I have something to say and I will try to keep this very brief, because I have no interest in giving this event any more attention than it already receives (world leaders, the US President, business heads, etc. — totaling 3,500 — already attend). In light of the book I recently took in while on my Christmas/New Years holiday, I believe that I need to raise questions of concern about and protest the National Prayer Breakfast.
So that I’m clear up front, I do not protest the idea of having a ‘prayer breakfast’ — although it does raise the eyebrows of those who understand the dual-clause constitutional amendment that governs church-state relations in this nation. What I protest, what I take serious issue with, is the organization that created and continues to sponsor the breakfast.
The book I’m talking about is an excellent and well-researched look into the organization called “The Fellowship Foundation,” but better known as “The Family.” The title of this text is C Street: The Fundamentalist Threat to American Democracy (Little, Brown & co., 2010), by Jeff Sharlet. This is the follow up book to his widely acclaimed The Family: The Secret Fundamentalism at the Heart of American Power (Harper, 2009).
As I said above, I’m not going to subject you to all the particular details of The Family and their national and international involvement in some incredibly shady political and business dealings under the guise of “evangelism” and “Christian advocacy.” I’ll let you read the books — both well worth picking up.
Instead, I want to point out just one case, a very recent case, in which the organizers of the prayer breakfast (which is happening as I type this) have been directly involved:
The proposed Ugandan legislation to mandate the death penalty for homosexuals.
Just last weekend the news reached the world that David Kato, the prominent gay-rights activist in Uganda, was beaten to death by iron bars in response to his outspoken support of equality and human rights (see the AP story here). USA Today, like Jeff Sharlet, has tied the organizers of the National Prayer Breakfast with the political and cultural leaders behind the criminalization of homosexuality in Uganda as well as identified The Family’s behind-the-scenes support of the capital punishment legislation.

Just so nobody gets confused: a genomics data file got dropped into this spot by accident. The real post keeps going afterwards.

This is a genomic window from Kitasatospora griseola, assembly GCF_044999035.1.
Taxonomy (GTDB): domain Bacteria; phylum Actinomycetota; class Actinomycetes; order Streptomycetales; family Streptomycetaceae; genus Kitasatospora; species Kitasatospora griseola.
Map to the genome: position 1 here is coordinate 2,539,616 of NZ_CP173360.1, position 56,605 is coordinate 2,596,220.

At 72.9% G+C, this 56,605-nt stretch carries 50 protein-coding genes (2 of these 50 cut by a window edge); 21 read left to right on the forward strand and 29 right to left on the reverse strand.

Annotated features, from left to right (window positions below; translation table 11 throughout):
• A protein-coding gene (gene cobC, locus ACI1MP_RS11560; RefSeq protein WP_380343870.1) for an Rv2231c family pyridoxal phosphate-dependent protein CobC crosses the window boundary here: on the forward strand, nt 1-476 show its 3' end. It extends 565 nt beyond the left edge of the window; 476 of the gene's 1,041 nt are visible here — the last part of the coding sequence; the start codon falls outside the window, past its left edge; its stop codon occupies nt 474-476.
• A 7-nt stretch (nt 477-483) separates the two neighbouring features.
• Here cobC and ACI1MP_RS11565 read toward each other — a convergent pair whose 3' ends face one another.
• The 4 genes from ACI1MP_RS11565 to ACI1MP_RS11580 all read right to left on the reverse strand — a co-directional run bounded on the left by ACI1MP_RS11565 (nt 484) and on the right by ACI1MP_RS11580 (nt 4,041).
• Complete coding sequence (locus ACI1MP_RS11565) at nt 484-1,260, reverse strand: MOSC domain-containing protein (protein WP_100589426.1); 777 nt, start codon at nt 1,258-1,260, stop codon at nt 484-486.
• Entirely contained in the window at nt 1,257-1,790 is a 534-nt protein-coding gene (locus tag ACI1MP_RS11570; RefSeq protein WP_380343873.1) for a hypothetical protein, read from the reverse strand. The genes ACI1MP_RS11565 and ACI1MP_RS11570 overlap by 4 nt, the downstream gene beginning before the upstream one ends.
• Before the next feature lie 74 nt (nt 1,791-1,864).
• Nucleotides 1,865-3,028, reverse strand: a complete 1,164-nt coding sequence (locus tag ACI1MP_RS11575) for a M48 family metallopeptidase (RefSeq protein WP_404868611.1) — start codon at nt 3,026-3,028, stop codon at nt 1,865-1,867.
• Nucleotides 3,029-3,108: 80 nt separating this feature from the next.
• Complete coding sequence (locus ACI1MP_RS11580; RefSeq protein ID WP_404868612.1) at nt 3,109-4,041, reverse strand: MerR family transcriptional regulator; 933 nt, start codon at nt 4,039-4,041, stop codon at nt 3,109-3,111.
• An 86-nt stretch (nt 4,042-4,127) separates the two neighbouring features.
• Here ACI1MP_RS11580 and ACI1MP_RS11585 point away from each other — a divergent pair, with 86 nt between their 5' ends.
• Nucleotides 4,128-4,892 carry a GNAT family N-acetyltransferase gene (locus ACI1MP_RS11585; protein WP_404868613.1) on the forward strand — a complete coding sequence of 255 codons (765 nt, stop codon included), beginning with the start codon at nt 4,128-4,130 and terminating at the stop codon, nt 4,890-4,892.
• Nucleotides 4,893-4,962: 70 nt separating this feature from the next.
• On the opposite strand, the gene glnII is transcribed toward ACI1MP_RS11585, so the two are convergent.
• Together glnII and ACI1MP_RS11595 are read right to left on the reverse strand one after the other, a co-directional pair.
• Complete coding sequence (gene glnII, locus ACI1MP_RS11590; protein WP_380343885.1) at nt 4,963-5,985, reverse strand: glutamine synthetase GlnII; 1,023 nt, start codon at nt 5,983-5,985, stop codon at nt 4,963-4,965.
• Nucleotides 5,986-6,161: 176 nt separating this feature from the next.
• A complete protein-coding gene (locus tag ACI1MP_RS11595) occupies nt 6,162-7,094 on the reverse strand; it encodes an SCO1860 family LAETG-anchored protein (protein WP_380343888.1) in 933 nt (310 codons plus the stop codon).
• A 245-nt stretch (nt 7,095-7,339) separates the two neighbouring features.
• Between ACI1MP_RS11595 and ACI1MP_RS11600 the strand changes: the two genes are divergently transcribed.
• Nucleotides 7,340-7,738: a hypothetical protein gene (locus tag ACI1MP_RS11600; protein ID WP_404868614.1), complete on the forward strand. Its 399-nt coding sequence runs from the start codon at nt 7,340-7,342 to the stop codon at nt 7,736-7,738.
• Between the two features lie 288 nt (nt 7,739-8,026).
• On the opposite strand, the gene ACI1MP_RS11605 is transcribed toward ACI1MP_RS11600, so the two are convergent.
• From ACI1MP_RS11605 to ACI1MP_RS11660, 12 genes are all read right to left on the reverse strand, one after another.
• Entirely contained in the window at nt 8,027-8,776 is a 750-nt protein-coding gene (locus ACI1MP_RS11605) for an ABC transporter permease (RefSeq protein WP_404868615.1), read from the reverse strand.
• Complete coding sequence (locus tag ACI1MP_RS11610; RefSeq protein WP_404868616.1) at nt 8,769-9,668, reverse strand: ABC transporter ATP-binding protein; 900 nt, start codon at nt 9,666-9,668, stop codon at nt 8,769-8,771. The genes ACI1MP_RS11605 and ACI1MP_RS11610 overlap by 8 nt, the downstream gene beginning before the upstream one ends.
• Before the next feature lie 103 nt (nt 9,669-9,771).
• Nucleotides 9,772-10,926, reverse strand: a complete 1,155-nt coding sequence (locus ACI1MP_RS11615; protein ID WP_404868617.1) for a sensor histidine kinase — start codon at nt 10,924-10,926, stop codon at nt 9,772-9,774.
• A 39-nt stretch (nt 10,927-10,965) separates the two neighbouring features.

Cathleen Falsani of Religion News Service explains:
Some critics lay the blame for Kato’s murder squarely at the feet of three U.S. evangelicals who spoke at a three-day Kampala seminar in March 2009 that aimed to “expose the truth behind homosexuality and the homosexual agenda.”
More than a few critics claim the 2009 seminar was the catalyst for the legislation; Bahati attended the seminar, and his bill quickly gained momentum afterwards.
“David’s death is a result of the hatred planted in Uganda by U.S. evangelicals in 2009,” Val Kalende, a gay rights activist in Uganda, told The New York Times the day after Kato’s murder. “The Ugandan government and the so-called U.S. evangelicals must take responsibility for David’s blood.”
The three U.S. evangelical leaders who spoke at the Kampala anti-homosexuality seminar were Scott Lively, head of the conservative Christian group Defend the Family International and co-author of The Pink Swastika about the alleged gay cabal that orchestrated the Holocaust; Caleb Lee Brundridge, a self-proclaimed “former” gay man and “sexual reorientation coach” at the International Healing Foundation; and Don Schmierer, author of An Ounce of Prevention: Preventing the Homosexual Condition in Today’s Youth.
You can read more about this yourself. Suffice it to say that, as Martin Luther King Jr. said in his Letter From the Birmingham Jail, “injustice anywhere is a threat to justice everywhere”! The legislation and current laws in Uganda are crimes against humanity to the highest degree. I write in solidarity with the protesters of the National Prayer Breakfast.
In my prayer today I know that Christ, whose name is invoked this morning in DC by perpetuators of some of the worst discrimination and human-rights violations, is standing with the GLBT men and women in Uganda and with all people who suffer persecution because of who they are. The reasons include race, gender, age, ethnicity and sexual orientation, and it must stop.